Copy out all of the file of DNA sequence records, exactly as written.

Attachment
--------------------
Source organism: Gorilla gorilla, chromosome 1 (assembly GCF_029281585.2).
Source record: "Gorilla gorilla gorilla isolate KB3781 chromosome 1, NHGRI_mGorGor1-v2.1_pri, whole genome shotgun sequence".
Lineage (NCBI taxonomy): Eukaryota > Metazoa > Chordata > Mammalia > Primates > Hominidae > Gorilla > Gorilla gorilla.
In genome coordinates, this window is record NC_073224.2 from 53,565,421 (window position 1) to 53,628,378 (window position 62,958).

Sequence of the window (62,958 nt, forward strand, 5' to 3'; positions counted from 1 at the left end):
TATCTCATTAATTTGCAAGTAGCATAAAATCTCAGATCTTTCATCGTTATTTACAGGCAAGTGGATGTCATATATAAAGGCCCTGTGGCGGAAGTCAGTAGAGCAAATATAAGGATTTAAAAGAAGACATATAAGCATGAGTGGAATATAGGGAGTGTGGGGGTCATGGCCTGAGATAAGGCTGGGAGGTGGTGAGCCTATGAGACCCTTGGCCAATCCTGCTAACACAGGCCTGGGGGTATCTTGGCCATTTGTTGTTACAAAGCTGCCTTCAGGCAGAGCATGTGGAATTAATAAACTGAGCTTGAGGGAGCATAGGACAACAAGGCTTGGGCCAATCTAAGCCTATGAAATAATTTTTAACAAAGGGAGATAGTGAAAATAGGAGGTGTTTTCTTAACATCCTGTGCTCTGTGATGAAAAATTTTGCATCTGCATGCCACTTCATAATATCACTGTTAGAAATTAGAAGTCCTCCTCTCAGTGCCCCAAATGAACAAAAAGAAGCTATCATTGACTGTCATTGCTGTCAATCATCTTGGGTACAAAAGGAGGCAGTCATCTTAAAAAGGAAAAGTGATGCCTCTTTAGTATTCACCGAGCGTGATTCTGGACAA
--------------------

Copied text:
Source organism: Gorilla gorilla, chromosome 1 (assembly GCF_029281585.2).
Source record: "Gorilla gorilla gorilla isolate KB3781 chromosome 1, NHGRI_mGorGor1-v2.1_pri, whole genome shotgun sequence".
Lineage (NCBI taxonomy): Eukaryota > Metazoa > Chordata > Mammalia > Primates > Hominidae > Gorilla > Gorilla gorilla.
In genome coordinates, this window is record NC_073224.2 from 53,565,421 (window position 1) to 53,628,378 (window position 62,958).

Sequence of the window (62,958 nt, forward strand, 5' to 3'; positions counted from 1 at the left end):
TATCTCATTAATTTGCAAGTAGCATAAAATCTCAGATCTTTCATCGTTATTTACAGGCAAGTGGATGTCATATATAAAGGCCCTGTGGCGGAAGTCAGTAGAGCAAATATAAGGATTTAAAAGAAGACATATAAGCATGAGTGGAATATAGGGAGTGTGGGGGTCATGGCCTGAGATAAGGCTGGGAGGTGGTGAGCCTATGAGACCCTTGGCCAATCCTGCTAACACAGGCCTGGGGGTATCTTGGCCATTTGTTGTTACAAAGCTGCCTTCAGGCAGAGCATGTGGAATTAATAAACTGAGCTTGAGGGAGCATAGGACAACAAGGCTTGGGCCAATCTAAGCCTATGAAATAATTTTTAACAAAGGGAGATAGTGAAAATAGGAGGTGTTTTCTTAACATCCTGTGCTCTGTGATGAAAAATTTTGCATCTGCATGCCACTTCATAATATCACTGTTAGAAATTAGAAGTCCTCCTCTCAGTGCCCCAAATGAACAAAAAGAAGCTATCATTGACTGTCATTGCTGTCAATCATCTTGGGTACAAAAGGAGGCAGTCATCTTAAAAAGGAAAAGTGATGCCTCTTTAGTATTCACCGAGCGTGATTCTGGACAA